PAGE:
Feeling in herself the right of seniority of mind, she ventured to recommend a larger allowance of prose in his daily study; and on being requested to particularize, mentioned such works of our best moralists … as occurred to her at the moment as calculated to rouse and fortify the mind by the highest precepts, and the strongest examples of moral and religious endurances. [Persuasion, 11]
Anne’s got experience dealing with loss. And, she’s trying to pass models of “moral and religious endurance” along to friends in need. Austen doesn’t get into specifics as to which “moralists” Anne thinks Benwick should be reaching for. But, if there’s one essay which fits the bill, it’s Samuel Johnson’s Rambler #47, The Proper Means of Regulating Sorrow.
At the most basic level, Johnson’s essay’s a 411 on how to greive properly, how to regulate sorrow so it doesn’t overpower you. His advice is as pertient, now, as it ever was. He cautions people who’ve experienced loss not to start worrying they’ll lose everything else they’ve ever loved:
He that regards none so much as to be afraid of losing them, must live for ever without the gentle pleasures of sympathy and confidence; he must feel no melting fondness, no warmth of benevolence, nor any of those honest joys which nature annexes to the power of pleasing. And as no man can justly claim more tenderness than he pays, he must forfeit his share in that officious and watchful kindness which love only can dictate, and those lenient endearments by which love only can soften life. [Rambler 47]
Thinking you’re bound to lose everything keeps you from expressing and accepting benevolence and warmth. You can neither please others nor let others please you. Later, in the essay, Johnson identifies the action and “employment” of “soldiers and seamen” as the “antidote of sorow,” a theory Austen champions throughout her book.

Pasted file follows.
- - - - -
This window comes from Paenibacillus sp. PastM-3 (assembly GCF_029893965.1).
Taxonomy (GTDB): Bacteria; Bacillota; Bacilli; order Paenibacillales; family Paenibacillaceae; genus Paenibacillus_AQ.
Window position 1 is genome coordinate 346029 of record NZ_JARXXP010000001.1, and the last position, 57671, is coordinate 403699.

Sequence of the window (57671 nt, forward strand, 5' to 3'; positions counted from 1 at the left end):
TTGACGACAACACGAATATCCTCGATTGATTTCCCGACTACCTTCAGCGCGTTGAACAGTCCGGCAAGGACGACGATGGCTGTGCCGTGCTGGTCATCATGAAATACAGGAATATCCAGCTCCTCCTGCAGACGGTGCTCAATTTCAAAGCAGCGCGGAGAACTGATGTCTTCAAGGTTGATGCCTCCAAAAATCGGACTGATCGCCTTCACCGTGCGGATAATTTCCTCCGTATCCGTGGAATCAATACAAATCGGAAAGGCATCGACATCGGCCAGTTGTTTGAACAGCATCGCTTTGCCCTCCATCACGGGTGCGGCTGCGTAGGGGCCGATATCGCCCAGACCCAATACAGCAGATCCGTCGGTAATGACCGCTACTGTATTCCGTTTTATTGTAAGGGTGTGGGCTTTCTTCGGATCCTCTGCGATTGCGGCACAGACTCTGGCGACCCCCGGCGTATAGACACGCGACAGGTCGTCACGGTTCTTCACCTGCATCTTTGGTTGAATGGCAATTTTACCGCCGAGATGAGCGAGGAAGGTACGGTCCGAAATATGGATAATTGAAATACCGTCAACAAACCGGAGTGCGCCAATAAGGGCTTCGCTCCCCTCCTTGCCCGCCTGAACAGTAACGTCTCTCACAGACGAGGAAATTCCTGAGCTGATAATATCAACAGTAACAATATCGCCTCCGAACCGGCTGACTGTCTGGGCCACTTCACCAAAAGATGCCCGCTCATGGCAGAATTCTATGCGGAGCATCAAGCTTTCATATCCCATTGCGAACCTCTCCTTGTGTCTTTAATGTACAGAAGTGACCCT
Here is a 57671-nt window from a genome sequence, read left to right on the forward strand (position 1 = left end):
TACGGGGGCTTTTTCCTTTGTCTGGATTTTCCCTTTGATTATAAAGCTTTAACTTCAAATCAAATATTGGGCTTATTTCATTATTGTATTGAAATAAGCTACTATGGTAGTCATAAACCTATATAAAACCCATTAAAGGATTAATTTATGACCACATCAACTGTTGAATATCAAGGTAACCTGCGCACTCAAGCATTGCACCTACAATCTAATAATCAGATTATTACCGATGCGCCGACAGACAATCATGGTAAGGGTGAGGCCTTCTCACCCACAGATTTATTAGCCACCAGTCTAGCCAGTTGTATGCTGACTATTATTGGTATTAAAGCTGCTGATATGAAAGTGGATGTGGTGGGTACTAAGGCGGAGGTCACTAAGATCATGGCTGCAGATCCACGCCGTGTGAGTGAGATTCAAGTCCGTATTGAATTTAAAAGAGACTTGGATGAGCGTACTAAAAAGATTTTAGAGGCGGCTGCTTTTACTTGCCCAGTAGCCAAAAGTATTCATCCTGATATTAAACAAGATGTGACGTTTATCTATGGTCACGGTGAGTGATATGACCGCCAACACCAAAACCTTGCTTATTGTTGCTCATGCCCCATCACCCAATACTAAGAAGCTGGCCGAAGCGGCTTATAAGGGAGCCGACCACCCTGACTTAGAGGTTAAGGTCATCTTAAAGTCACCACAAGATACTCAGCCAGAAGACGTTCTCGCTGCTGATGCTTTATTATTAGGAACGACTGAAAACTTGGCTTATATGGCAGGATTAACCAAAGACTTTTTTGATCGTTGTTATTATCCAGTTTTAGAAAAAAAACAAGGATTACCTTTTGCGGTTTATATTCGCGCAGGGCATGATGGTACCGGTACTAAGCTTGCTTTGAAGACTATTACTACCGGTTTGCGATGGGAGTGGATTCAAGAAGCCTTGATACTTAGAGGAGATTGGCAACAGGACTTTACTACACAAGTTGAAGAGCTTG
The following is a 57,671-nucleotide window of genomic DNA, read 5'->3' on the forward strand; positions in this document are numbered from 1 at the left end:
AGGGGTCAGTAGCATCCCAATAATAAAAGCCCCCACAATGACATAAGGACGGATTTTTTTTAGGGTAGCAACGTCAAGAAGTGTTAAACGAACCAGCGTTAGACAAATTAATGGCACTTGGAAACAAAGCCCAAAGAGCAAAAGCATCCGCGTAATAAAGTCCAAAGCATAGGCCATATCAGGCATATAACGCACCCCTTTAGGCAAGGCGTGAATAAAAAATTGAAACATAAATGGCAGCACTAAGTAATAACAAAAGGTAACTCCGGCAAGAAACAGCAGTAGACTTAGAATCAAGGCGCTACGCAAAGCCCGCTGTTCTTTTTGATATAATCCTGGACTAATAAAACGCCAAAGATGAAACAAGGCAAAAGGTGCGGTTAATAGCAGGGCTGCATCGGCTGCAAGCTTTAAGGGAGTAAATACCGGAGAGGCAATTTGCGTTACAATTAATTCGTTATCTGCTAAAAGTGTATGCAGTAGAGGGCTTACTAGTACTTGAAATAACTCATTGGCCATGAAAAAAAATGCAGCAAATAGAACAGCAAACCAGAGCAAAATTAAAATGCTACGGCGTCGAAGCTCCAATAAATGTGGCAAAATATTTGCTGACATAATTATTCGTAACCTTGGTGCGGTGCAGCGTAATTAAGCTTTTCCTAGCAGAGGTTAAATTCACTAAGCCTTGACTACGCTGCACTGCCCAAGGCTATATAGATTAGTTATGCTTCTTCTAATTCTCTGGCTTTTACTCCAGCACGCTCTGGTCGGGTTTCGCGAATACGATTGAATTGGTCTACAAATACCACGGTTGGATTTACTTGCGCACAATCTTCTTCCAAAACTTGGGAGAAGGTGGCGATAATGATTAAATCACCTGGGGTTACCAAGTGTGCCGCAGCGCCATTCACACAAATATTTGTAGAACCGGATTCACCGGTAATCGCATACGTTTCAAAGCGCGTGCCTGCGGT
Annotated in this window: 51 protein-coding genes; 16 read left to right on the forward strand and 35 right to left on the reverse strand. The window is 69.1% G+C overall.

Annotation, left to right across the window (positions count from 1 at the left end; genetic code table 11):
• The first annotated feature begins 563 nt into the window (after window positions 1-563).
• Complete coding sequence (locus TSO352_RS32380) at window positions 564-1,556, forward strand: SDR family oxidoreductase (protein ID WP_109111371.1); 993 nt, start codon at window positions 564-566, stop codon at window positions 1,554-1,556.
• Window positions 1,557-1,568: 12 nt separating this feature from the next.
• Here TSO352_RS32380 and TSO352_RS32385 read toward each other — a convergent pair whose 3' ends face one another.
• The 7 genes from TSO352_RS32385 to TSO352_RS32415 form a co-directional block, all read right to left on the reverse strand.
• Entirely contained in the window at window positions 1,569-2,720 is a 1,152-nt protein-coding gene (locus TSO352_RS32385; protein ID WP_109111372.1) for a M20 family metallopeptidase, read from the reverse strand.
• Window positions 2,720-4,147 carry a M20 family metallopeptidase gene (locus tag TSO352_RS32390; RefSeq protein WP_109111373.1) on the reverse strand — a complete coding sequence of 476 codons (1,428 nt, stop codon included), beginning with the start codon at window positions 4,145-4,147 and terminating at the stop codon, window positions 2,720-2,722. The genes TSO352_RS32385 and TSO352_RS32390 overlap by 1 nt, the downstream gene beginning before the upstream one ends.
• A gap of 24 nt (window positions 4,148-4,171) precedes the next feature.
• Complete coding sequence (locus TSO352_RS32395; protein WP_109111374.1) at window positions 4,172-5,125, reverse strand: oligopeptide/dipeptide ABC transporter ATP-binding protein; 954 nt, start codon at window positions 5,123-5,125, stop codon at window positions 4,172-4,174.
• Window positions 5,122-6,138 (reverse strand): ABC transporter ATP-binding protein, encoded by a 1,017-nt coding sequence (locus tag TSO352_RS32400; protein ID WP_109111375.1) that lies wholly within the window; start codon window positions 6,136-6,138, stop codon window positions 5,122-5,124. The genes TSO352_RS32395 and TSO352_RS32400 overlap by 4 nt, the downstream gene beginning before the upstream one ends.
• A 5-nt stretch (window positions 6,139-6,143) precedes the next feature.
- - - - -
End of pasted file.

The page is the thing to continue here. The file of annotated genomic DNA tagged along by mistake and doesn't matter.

If you read Austen and Johnson together, you identify a resemblance immediately:
There was never any burst of feeling, any warmth of indignation or delight, at the evil or good of others. – Austen
He must feel no melting fondness, no warmth of benevolence, nor any of those honest joys which nature annexes to the power of pleasing. – Johnson
Anne, essentially, rejects Mr. Elliot because she’s read Dr. Johnson. She’s attempted to regulate her sorrow, her fear of further loss, both by seeking and by offering sympathy. Resultantly, she’s learned to appreciate the warmth and benevolence of good friends. Only, Austen adds, to Johnson’s appreciation of kindness, Anne’s appreciation of a good, fiery temper, the moral indignation expressed by active, navy men like Captain Wentworth.
Mr. Elliot, on the other hand, doesn’t appear to have a moral compass. He’s cold. As we find out, later, he’s doing everything he can to avoid losing his money and his title. And, he doesn’t respond to either the kindness or calumny of others. He’s a bad wolf, incurable, maybe. Anne’s seeming “intuition” or good sense, which, we find, is actually the result of study and hard work, serves her well.
So, my favourite allusion in Austen provides a recipe for juggling wolves. It’s not a bad prescription for any of us, really, to try to live our lives without worrying we’ll lose everything we haven’t lost already and to look for partners who can give with honest joy and who call out injustice where they find it.